Tuesday, March 27, 2007


Echoes of Foe

As the grim mystery surrounding the murder of Bob Woolmer deepens, one gets the distinct impression that international cricket - or its World Cup at least - will never be quite the same.

The fact that the ICC has, for ages, been turning a blind eye to the activities of the subcontinental betting syndicates is well-known. Now, however, they might just have to overcome their legendarily pussy-footed approach to the chicanery on the subcontinent if they are to maintain any credibility as an organisation.

That credibility has already been undermined by their typically facile, self-serving statements to the effect that "the show must go on", "we must show that cricket is strong", etc., etc. Such meretricious rhetoric has been robustly and eloquently torpedoed in a recent article by the noted cricket commentator, and former player, Mark Nicholas.

What has all this to do with football, you ask?

Cast your minds back four years.

At another nonsense event, the football Confederations Cup, a heatwave has been sweeping through the host nation, France. Cameroon and Colombia meet in the semi-final in Lyon. Late in the second half, Cameroon midfielder Marc-Vivien Foe collapses, with no-one near him. The cameras reveal a haunted, frozen look on his face as the medics desperately try to revive him.

They failed. Foe had died, as an autopsy later revealed, of cardiac failure.

In the desperate blurtings of cricket officials at the moment, there is a distinct echo of FIFA's party line following Foe's death.

"...collective tribute of respect and solidarity...what would make Foe happy now...football must go on..."

Sound familiar? Agatha Christie once wryly observed that any given person's view of "what (the dead person) would have wanted" tends to correspond remarkably closely with what that person wants. Blatter's assertions that the Cameroon team were united in the wish to play the final, incidentally, were later shown to be misleading; of course, their opponents, the French, were simply embarrassed to be forced to play the game.

The crass grandstanding of Blatter, Blazer and the rest was justly condemned in this piece, published shortly afterwards. The tournament named after Foe? Of course, Blatter reacted warmly to such a suggestion at the time, while knowing full well that such a move would be politically disastrous. You will notice that, in Nicholas's article, he too predicts that the ICC will make some suggestion as to the connection of Woolmer's name with the tournament. Watch this space.

One particular thing that Blatter did in the aftermath of Foe's death was, in my opinion, unforgivable.

After the findings of the autopsy were made public, the FIFA president was straight out onto the hustings, declaring that Foe's death "had nothing to do with football". All that the autopsy had determined was that the death was cardiac-related, and might have been the result of a congenital defect. The rigours of a tournament played in the daytime, at the height of summer, at the end of a gruelling European season and a World Cup before it, definitely had nothing to do with his death? A pernicious, self-serving lie, which Keir Radnedge exposed in a subsequent editorial piece in World Soccer (in which he made the obvious suggestion that the best memorial to Foe would be to scrap the pointless Confederations Cup).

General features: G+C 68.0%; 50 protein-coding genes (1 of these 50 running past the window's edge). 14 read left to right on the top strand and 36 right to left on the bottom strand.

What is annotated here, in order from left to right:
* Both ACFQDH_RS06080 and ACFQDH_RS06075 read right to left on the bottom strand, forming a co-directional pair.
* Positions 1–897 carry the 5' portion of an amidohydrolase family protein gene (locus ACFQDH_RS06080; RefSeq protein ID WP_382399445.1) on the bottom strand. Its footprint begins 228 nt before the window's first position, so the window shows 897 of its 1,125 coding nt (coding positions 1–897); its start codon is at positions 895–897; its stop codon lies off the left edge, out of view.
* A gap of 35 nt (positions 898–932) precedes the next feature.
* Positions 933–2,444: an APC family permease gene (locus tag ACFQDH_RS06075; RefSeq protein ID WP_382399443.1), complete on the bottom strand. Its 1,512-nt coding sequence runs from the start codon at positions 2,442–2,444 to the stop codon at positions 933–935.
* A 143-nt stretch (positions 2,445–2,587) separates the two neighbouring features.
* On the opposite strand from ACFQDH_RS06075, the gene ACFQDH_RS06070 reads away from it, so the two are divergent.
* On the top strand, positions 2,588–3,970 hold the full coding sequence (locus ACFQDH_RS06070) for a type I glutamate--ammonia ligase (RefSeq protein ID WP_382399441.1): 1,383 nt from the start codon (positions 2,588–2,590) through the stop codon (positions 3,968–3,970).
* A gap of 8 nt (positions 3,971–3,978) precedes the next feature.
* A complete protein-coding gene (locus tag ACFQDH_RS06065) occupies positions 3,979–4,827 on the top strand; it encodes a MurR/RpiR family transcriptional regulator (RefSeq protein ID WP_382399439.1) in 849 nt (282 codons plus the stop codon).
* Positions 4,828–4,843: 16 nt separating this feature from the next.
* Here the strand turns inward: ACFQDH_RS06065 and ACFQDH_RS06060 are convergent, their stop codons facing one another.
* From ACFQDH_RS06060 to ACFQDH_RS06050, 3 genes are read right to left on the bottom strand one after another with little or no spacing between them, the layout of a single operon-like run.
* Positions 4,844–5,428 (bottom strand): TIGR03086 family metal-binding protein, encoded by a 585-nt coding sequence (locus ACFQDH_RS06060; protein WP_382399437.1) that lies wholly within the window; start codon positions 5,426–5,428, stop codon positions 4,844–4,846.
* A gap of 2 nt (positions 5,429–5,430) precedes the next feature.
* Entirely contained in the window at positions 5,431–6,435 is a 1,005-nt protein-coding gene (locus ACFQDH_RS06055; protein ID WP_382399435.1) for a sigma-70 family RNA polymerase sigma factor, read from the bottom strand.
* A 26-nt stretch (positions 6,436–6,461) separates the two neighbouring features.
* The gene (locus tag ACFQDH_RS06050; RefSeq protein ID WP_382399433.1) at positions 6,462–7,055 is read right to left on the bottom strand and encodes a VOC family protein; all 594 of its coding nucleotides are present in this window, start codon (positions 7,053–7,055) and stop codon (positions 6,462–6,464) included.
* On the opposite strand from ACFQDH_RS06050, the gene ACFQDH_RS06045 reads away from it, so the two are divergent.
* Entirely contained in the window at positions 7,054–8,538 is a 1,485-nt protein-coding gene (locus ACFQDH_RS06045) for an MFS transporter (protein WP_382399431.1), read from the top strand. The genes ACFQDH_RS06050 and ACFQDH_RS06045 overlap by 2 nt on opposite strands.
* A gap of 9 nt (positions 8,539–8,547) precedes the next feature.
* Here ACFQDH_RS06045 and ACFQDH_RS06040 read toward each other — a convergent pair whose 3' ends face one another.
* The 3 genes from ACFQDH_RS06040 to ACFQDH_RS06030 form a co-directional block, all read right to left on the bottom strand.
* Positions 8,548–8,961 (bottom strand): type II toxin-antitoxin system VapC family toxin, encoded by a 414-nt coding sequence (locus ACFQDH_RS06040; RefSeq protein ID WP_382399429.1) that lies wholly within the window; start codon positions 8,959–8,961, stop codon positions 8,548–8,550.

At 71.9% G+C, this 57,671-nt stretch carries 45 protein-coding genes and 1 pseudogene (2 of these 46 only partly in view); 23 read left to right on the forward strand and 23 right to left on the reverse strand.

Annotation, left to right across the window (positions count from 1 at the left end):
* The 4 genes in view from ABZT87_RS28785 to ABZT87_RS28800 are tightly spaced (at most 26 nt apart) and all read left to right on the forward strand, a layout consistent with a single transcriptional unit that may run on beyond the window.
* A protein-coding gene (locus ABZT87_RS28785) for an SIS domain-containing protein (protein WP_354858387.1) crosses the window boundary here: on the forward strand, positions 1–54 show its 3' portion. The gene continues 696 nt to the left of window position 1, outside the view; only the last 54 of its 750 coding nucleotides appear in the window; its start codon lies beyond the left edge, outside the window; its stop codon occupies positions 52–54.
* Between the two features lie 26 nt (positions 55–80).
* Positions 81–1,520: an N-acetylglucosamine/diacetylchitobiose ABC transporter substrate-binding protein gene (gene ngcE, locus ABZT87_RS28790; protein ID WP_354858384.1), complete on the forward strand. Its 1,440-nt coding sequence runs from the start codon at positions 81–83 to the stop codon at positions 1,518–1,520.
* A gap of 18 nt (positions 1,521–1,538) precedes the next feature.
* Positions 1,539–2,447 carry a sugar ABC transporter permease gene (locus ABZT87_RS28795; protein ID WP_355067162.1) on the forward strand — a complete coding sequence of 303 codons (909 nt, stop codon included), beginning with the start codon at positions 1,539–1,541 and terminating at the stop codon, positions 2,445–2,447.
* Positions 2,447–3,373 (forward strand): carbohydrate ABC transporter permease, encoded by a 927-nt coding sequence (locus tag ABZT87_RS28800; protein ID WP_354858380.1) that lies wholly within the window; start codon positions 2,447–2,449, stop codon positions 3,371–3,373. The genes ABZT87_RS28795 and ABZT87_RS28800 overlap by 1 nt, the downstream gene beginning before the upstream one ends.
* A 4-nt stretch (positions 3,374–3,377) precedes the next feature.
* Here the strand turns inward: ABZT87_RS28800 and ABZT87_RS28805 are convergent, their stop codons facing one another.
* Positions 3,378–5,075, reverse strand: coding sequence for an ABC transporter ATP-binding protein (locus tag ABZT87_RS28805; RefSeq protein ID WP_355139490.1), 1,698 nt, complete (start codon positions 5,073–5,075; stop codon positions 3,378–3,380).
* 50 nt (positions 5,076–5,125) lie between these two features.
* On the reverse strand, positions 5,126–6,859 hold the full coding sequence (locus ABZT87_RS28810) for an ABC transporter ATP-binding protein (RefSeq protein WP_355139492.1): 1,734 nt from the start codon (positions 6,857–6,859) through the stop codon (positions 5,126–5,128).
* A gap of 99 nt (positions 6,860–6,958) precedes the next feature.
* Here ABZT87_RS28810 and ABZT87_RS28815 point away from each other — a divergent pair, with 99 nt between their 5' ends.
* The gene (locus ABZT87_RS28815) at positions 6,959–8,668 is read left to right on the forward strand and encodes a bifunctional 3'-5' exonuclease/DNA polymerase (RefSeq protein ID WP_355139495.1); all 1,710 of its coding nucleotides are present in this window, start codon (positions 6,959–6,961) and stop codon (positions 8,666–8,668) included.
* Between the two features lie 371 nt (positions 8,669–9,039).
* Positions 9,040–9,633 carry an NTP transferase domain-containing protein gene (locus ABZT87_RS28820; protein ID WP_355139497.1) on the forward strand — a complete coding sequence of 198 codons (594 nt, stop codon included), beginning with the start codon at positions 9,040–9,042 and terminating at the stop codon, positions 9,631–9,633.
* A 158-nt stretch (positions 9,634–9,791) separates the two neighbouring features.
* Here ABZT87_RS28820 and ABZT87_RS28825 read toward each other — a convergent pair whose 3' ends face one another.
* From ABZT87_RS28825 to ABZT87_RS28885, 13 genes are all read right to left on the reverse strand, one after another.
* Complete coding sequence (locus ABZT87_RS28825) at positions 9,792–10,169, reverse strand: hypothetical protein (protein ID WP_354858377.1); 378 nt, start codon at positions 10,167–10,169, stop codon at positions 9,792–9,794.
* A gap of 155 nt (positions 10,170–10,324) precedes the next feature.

And yet, you have the same sort of thing happening now. Cricket officials are doing their level best to distract the attention of media and fans from the murky tales of match-fixing and bookmaker greed which, as is becoming increasingly clear, probably hold the key to Woolmer's murder.

The issues in any particular sport must be faced, whether they concern intolerable fixture crushes or nefarious betting rings. And whether they result in murder or natural death, they require action, not bluster.

I love my football internationals, especially when the Roos are playing so the validity of my point here is lessened.

But I'd be greatly saddened if the midweek date in football or any other so-called meaningless series of matches were forced out of the calendar due to a crowded club fixture list - some matches obviously meaningless there themselves apart from the money it generates. Given a choice, I'd rather that cash went to the national association because its more likely to stay in football.

Arguing that the club pays the wages of the players isn't foolproof to me given that its not always that one club that has spent the money developing the player, in some cases it is national bodies like the AIS or Clairefontaine.

My point here is that I'd like to see more recognition of the stress placed on their players by the clubs first, at least a more balanced long term view than a result that is needed this weekend.

Either way it is hard to argue against the fact that players are often exploited unfairly on both sides - but also that the players know what they are signing up for when they take the elephant bucks home.

The operation of a betting mafia on the other hand clearly operates outside the game only to its detriment.
I hear what you're saying, and in fact I've always been of the belief that the clubs and FIFA have to play an equal part in reducing the fixture crush. The problem is, they're both far too keen on gaining ground over the other to make common purpose of it - and they're both shockingly greedy. FIFA have never been prepared to give any ground, nor have the clubs. That's why we still have bullshit competitions like the Confed Cup and the UEFA Cup.
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